Canada: Details of proposed digital services tax (3%)

Finance indicated that it will accept comments on the proposals until 22 February 2022.

Finance indicated that it will accept comments on the proposals until 22 February 2022.

A proposal to implement a 3% digital services tax on “large businesses” that earn revenue from certain digital services would, if enacted, be effective for certain revenue earned as of 1 January 2022.

Overview

The digital services tax would generally apply for businesses that have global group revenue from all sources of €750 million or more in their fiscal period ending in the previous calendar year, as well as more than $20 million of “in-scope” revenue related to Canadian users for the particular calendar year. However, businesses with $10 million* of “in-scope” revenue for a particular calendar year would also be required to register under the proposal.

The Department of Finance announced that although the proposed digital services tax would apply to certain revenue earned from online marketplaces, social media, online advertising and user data as of 1 January 2022, the new tax would not be imposed earlier than 1 January 2024, and only if an international multilateral treaty to implement other tax measures has not come into force by that time (i.e., Pillar One of the OECD’s two-pillar approach to tax reform).

Canada’s proposal—released with the 2021 fall economic statement on 14 December 2021—includes additional details about how taxpayers would calculate their in-scope revenue and outlines what would be a taxpayer’s obligations.

Finance indicated that it will accept comments on the proposals until 22 February 2022. 

Revenue thresholds

Under the proposal, the new 3% digital services tax generally would apply to domestic and foreign “large businesses” that meet two separate revenue thresholds (when a taxpayer is a member of a consolidated group, these thresholds would be calculated on a group basis).

  • Under the first threshold, a taxpayer (or its consolidated group) must earn a total revenue from all sources of €750 million or more in a fiscal year of the taxpayer or group that ends in the previous calendar year. In addition, a taxpayer (or the taxpayer’s consolidated group) must meet an “in-scope revenue” threshold of more than $20 million in the particular calendar year associated with users in Canada.
  • The new digital services tax would apply to in-scope revenue that exceeds the $20 million threshold.

Finance announced that the digital services tax liability would not be eligible for a credit against Canadian income tax payable, but could be deductible in computing taxable income in certain circumstances, based on general principles.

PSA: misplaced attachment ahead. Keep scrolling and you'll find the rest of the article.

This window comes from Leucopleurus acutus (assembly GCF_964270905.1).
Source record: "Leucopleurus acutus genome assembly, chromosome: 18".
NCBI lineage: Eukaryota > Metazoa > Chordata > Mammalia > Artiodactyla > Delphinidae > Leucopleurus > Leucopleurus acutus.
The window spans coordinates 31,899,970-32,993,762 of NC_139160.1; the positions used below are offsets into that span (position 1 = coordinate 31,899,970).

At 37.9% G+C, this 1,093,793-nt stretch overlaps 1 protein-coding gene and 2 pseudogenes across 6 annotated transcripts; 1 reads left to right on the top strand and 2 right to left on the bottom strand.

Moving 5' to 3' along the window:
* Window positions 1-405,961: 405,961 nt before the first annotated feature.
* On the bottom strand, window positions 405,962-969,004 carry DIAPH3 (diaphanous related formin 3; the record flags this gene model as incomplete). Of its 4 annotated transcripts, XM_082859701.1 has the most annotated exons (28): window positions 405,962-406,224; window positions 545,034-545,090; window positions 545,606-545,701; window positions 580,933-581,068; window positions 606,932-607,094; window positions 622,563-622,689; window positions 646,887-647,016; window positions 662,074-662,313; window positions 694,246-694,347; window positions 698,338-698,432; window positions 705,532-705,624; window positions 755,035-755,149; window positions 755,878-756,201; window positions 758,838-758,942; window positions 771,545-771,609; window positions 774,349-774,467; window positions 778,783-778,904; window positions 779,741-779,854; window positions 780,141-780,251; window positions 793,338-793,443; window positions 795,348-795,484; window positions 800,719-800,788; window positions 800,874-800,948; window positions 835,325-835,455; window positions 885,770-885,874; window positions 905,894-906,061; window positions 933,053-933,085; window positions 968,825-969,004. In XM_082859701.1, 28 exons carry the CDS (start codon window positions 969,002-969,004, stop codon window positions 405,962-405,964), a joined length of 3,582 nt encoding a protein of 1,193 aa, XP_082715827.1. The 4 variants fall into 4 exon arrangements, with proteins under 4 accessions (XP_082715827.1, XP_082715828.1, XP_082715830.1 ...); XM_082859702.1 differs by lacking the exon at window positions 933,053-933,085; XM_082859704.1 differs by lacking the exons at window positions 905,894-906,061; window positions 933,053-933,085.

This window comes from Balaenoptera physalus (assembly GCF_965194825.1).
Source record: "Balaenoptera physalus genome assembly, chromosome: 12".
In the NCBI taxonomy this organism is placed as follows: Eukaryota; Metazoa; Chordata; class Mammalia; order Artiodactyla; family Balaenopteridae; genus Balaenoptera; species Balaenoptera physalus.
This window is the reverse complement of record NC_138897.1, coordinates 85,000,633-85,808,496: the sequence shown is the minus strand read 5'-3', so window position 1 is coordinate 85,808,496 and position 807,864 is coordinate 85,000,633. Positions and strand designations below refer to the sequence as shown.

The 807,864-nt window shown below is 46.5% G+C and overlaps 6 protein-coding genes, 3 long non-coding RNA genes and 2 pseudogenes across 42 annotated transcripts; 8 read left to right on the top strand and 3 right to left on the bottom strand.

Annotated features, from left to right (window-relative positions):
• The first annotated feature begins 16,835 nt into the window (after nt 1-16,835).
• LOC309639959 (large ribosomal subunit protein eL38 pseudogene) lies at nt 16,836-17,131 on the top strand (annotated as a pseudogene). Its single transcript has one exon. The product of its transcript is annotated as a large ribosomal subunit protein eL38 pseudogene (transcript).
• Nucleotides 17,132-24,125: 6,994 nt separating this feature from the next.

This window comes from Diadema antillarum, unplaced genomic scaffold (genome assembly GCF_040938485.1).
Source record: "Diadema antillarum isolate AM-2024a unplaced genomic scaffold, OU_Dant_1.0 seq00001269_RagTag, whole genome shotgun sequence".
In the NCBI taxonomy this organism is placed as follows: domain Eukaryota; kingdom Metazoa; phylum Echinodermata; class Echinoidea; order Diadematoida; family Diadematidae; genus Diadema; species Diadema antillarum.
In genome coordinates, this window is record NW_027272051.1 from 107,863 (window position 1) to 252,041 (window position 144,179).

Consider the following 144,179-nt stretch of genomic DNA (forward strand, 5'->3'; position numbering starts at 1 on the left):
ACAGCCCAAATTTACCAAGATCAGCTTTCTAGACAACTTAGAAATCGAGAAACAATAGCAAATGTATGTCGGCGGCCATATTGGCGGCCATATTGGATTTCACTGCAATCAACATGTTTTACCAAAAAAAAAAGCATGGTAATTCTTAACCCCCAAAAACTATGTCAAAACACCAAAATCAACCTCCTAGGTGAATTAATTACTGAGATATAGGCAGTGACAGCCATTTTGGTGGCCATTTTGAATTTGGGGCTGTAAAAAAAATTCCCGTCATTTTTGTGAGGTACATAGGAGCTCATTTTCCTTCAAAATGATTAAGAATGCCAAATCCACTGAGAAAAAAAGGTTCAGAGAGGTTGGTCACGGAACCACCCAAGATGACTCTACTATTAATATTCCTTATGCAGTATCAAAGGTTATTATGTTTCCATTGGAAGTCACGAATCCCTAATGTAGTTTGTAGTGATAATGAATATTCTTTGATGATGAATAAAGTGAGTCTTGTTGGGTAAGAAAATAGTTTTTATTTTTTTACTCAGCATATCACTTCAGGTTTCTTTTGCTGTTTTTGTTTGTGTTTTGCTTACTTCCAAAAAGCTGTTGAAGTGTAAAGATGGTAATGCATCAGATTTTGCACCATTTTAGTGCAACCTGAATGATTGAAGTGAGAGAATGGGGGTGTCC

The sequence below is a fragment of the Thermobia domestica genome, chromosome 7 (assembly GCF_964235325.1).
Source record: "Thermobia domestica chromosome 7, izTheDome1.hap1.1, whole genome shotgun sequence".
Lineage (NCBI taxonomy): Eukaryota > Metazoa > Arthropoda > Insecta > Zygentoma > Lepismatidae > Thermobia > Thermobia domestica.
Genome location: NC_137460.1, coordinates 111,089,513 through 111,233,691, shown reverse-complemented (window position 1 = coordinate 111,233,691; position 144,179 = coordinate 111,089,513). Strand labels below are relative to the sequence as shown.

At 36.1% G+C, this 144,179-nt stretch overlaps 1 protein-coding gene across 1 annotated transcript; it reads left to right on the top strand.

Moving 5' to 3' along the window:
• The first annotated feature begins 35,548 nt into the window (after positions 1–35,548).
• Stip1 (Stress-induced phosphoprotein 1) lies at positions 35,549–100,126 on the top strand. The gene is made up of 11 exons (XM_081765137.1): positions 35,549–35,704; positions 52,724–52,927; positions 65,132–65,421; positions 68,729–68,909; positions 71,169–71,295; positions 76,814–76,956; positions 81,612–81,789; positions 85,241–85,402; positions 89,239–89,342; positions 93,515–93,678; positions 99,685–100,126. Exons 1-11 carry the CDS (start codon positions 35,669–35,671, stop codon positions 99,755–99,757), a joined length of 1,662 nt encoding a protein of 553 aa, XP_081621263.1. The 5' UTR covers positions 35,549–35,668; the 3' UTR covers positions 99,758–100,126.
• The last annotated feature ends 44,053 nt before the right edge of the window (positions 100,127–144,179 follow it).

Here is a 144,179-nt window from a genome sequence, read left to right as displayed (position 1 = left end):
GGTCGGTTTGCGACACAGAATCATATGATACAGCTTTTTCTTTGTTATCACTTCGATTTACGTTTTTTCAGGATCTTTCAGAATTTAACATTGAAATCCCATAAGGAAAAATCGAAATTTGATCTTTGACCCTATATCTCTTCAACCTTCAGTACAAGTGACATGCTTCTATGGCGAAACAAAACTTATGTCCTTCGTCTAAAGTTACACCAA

Calculating in-scope revenue

The proposal provides additional detail on how taxpayers can determine their in-scope revenue. Specifically, taxpayers would be required to calculate their revenue under the following categories associated with users in Canada, each of which has distinct sourcing rules:

  • Online marketplace services revenue
  • Online advertising services revenue
  • Social media services revenue
  • User data revenue

When calculating this revenue, taxpayers would be required also to determine whether a user is located in Canada based on available data (such as billing, delivery or shipping address, phone number area code, global satellite positioning data, and internet protocol address data). In most cases, “user location” is where the user is normally located, although some users’ real-time locations would be determined at the particular time an advertisement is displayed or data is collected for purposes of the digital services tax.

Special rules for consolidated groups

A taxpayer that is a member of a consolidated group would be required to share a pro-rata portion of the $20 million deduction among other entities of its consolidated group. When the membership of the group changes during the year, that year would be split into intervals, and a pro-rata allocation of the deduction would apply.

The proposal would also allow members of consolidated groups to designate an entity in the group to fulfill their filing obligations, pay the digital services tax liability, and otherwise comply with the administrative requirements. In addition, each entity in a consolidated group would be jointly and severally liable for digital services tax liability payable by any other group member under these proposals. 

Administrative obligations

Taxpayers that meet the two thresholds would be required to:

  • Register under the digital services tax liability rules
  • File annual digital services tax liability returns
  • Remit any digital services tax liability payable on or before 30 June of the calendar year following the calendar year for which the return must be filed

In addition, taxpayers that earn a total revenue from all sources of €750 million or more in a fiscal year ending in the previous calendar year and have in-scope revenue of more than $10 million would be required to register under the new rules by 31 January of the following year. Penalties and interest may apply to taxpayers that do not comply with these requirements.

Read a December 2021 report [PDF 204 KB] prepared by the KPMG member firm in Canada

*$ = Canadian dollar   

 

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